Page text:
I deleted it because it was just so crazy. How could an IU football player be over confident? But, suppose they were? We put together a nice scoring drive the first time we touch the ball and then…Ball State punches us in the neck. Now, they have all the confidence. Those guys in the trenches decide they can kick our guys butts…and then the wheels fell off.
    I know…crazy.

  3. Tsao, love you man…I really do and I don’t care if you want to sit back and type away. I will write it again and you can spin it as arrogance if you want…IU SHOULD ALWAYS BEAT DOWN BALL STATE…just in case you need it again…IU SHOULD ALWAYS BEAT DOWN BALL STATE!!!

    For the “beat down” comment I made: Anyone who reads me knows I get darn excited and I truly felt with the excitement and posts by people like you and PO with national and local media singing the new staffs prasises and all. I thought it would be different out of the gate but I was wrong. I will still yell like hell for our Hoosiers this weekend vs Virginny!

  4. Tsao; I agree, great post.

    J Pat; I agree with your assertion that IU should always beat Ball State. Not detracting from how competitive MAC teams are, but given the resources involved, no Big Ten team should ever lose to a MAC team.

    A few years ago, I was watching Arizona play New Mexico in Tucson. Arizona had a new, highly touted head coach (Stoops, who was the D-Coordinator from Oklahoma) and a great recruiting class. New Mexico came in and beat Arizona on their home field. Wow, the sports-crazy fans of Arizona just set about demoloshing Stoops and his staff. They were really angry and felt the school had been humiliated by an inferior team. To lose to the lowly New Mexico team was unforgivable.

    Making a long story short, the next year Arizona went to its first bowl game in years and beat a top-20 ranked BYU team. They have not had a losing season since and have gone to a bowl game eery year. It takes time.

  5. Going into Saturday’s game, Indiana was 26-5 (.839) against MAC opponents since 1950. The Big Ten Conference was 262-40-4 (.856) vs. the MAC since 1950. Going by those numbers, a game against a MAC team and particularly one that went 4-8 the previous year should be a probable win. Of course, the players can’t afford to look at that way.

  6. Wow..That was a fabulous post from Tsao on Scoop’s Hoosier Morning. Should be featured in HT’s paper. Exceptional. The “what have you done for me lately” attitude has taken over most opinions these days. Of course, Tsao is immune to false arrogance and thus cannot have the same loss of insight and understanding its beginnings. I will try anyway…The only debate to counter or give a bit of false justification to those thoughts, why fans have grown to expect immediate results(fans other than Tsao), is the amount of mixed messages to go along with ample hypocrisy our methods of hire and fire before the next king our court. There is also a ton of money thrown at coaches without the thickest of resumes. Fans may equate the pay, along with the numerous marketing campaigns and empty catchphrases painted on billboards and plastered on signs around campus, as the gumption next to the name of the new guy in town. The fans are sold the same shallow messages that a new man at the helm is a miracle worker replacing the old miracle worker that lost his miracle hair gel. Bring back Alford!! There will never be a low-key approach because administrations need butts in seats and pumping up hopes beyond rational reasoning soon fuels the lack of patience to come. We want our teams to explode onto the scene no different the instant explosion a coach’s checking account after the first deposit our hopes paid in cash his fat contract. Maybe there needs to be less selling singular recruits and changes at the helm as “saviors” for a broken past. Can the press bear the blame for some of this? Maybe the past wasn’t so broken. Maybe we should stop calling banners “dusty” and our great traditions “washed up.” Could it be that administrators allow themselves to be played like puppets by the impatient fans and the papers wanting to sell stories? They become reactionary. They fear empty seats and allow it to be more about marketing than substance and perseverance. Now we hear the fans that screamed for the new regime selling arguments that plead for long patience. They wear their reversible shirts to become defenders and react to save the hide almost as quickly they wanted to wield the ax the last head that rolled. What gives them the right to say “enough is enough” when it comes to defending or criticizing or editorializing? It does look a bit ridiculous when coming from expert voices that only view the workings a team from cheap seats high above the field, or a big screen TV a favorite Bloomington bar, can just as quickly claim the last savior meant well but it was obvious he wasn’t deserving the same timeframe they’re now allowing(with true conviction?) the new catchphrase deliverer of promises. Could it be a reasonable idea to tone down the drunken rhetoric that immediately follows the guy put on the bus? Our wounds do seem to heal far faster than we care his humiliation a career that may have been unjustly stymied…. “Who cares?! Belch him out of town! The trigger should have been pulled long ago on that loser!”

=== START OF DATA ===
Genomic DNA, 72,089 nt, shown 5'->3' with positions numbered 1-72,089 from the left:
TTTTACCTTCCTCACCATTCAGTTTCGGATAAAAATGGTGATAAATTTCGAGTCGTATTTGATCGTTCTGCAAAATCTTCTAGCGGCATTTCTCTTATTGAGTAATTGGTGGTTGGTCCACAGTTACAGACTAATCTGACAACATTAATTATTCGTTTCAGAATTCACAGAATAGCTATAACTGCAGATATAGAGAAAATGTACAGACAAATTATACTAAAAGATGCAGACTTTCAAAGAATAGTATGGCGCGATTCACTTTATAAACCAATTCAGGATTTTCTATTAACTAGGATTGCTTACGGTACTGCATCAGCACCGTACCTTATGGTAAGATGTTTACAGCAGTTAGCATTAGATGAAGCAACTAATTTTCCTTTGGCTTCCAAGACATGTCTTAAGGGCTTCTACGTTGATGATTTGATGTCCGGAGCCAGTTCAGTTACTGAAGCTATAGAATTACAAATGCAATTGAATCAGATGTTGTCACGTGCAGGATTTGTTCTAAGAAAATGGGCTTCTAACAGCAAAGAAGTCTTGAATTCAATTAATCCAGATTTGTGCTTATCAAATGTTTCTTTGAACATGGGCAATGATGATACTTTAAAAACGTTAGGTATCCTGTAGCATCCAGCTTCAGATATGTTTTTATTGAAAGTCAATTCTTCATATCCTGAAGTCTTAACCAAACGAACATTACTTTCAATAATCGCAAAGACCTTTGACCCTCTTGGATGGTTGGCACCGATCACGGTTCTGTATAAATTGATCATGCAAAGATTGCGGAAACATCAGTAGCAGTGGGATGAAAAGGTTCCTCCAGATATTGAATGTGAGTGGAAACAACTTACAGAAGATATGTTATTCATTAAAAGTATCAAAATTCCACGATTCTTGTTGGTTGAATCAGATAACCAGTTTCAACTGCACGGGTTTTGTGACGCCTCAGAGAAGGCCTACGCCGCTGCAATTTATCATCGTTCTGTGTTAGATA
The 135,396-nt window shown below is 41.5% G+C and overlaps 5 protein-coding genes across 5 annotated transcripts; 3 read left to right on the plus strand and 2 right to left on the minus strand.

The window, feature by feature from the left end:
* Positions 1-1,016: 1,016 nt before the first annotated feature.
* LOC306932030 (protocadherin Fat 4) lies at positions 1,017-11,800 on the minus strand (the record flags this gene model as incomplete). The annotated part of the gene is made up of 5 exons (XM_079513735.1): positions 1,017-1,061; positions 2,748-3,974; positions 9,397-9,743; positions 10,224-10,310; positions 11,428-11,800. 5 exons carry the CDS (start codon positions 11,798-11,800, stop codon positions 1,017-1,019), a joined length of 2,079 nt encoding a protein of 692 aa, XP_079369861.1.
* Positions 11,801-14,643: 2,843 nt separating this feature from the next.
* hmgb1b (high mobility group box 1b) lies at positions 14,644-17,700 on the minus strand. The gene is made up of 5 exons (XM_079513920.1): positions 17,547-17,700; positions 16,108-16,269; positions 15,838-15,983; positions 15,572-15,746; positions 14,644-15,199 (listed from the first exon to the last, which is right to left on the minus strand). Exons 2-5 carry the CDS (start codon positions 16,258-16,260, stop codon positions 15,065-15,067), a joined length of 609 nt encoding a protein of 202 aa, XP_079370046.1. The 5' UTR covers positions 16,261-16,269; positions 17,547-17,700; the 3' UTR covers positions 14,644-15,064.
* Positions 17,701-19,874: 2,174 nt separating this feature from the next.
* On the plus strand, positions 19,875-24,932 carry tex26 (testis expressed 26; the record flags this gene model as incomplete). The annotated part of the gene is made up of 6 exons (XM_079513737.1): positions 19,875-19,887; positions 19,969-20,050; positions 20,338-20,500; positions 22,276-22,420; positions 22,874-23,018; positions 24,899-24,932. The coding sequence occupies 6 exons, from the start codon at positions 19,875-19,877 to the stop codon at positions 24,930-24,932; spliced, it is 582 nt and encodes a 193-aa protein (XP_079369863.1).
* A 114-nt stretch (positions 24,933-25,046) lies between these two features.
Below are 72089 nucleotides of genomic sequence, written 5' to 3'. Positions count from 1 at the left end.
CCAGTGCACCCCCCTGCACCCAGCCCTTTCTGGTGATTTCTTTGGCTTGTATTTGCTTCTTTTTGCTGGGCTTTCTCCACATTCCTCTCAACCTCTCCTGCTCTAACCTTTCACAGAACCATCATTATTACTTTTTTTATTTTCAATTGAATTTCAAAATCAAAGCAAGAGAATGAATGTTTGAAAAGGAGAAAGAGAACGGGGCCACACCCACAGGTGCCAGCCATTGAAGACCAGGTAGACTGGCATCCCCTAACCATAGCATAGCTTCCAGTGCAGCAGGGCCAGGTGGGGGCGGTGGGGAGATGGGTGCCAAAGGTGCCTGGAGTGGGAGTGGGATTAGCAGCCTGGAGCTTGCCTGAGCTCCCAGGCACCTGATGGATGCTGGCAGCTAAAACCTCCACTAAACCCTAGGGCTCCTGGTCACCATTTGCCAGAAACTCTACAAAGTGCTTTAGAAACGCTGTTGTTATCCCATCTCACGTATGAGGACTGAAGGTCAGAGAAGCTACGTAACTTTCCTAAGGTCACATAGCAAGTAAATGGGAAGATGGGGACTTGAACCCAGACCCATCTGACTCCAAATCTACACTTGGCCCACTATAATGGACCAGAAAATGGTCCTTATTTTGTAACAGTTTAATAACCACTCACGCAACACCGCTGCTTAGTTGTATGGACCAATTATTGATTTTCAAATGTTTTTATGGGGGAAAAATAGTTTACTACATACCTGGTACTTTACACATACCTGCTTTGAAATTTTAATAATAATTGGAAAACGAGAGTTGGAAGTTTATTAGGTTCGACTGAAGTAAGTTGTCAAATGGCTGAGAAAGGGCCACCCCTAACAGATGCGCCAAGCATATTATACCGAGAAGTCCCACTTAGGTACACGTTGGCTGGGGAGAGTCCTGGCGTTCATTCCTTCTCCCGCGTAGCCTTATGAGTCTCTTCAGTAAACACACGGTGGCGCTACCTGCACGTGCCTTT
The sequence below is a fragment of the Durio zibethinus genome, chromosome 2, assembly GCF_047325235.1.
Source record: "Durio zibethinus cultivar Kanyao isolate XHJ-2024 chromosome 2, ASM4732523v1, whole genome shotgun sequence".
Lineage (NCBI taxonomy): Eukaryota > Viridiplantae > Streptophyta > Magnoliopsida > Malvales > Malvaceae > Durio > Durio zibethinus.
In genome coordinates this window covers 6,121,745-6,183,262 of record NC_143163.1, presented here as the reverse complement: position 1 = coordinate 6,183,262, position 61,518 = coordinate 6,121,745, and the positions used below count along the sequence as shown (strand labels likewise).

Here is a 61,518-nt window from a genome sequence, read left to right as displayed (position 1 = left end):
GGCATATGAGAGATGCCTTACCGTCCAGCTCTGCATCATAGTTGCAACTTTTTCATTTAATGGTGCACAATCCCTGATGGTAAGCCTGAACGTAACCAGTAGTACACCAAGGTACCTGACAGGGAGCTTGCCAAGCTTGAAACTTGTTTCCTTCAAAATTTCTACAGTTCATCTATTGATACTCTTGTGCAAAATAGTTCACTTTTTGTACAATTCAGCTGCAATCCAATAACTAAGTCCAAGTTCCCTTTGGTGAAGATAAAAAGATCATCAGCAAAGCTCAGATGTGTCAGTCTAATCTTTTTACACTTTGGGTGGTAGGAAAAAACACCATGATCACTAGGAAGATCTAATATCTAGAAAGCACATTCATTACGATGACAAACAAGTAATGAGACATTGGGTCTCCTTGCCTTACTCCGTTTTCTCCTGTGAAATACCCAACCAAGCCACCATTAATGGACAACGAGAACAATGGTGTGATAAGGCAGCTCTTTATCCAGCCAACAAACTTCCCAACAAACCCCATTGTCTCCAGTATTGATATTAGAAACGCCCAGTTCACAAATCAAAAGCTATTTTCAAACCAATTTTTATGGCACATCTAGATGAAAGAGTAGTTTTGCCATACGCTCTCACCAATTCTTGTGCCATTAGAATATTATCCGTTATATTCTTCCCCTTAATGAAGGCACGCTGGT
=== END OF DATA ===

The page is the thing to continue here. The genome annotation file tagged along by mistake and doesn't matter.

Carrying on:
And maybe it’s time for a little humility that says to earn your keep before you grab a microphone and blow a horn into the thick air of mass-marketing men into magicians. Don’t sell only rhetoric if you want nothing other than fair-weather fans buying the seats an exaggerated price their future impatience. Nah…that would be boring. We need heroes. We need guillotines. We need acid indigestion. There are plenty of reasons that fans act so violated by one loss on the scoreboard of one game a long season. It’s fed to them like mustard from the pump for the three hotdogs just devoured from the concession stand.

    Maybe the honest cheer got on the bus many years ago with the silent man that never played our hearts like a toy violin.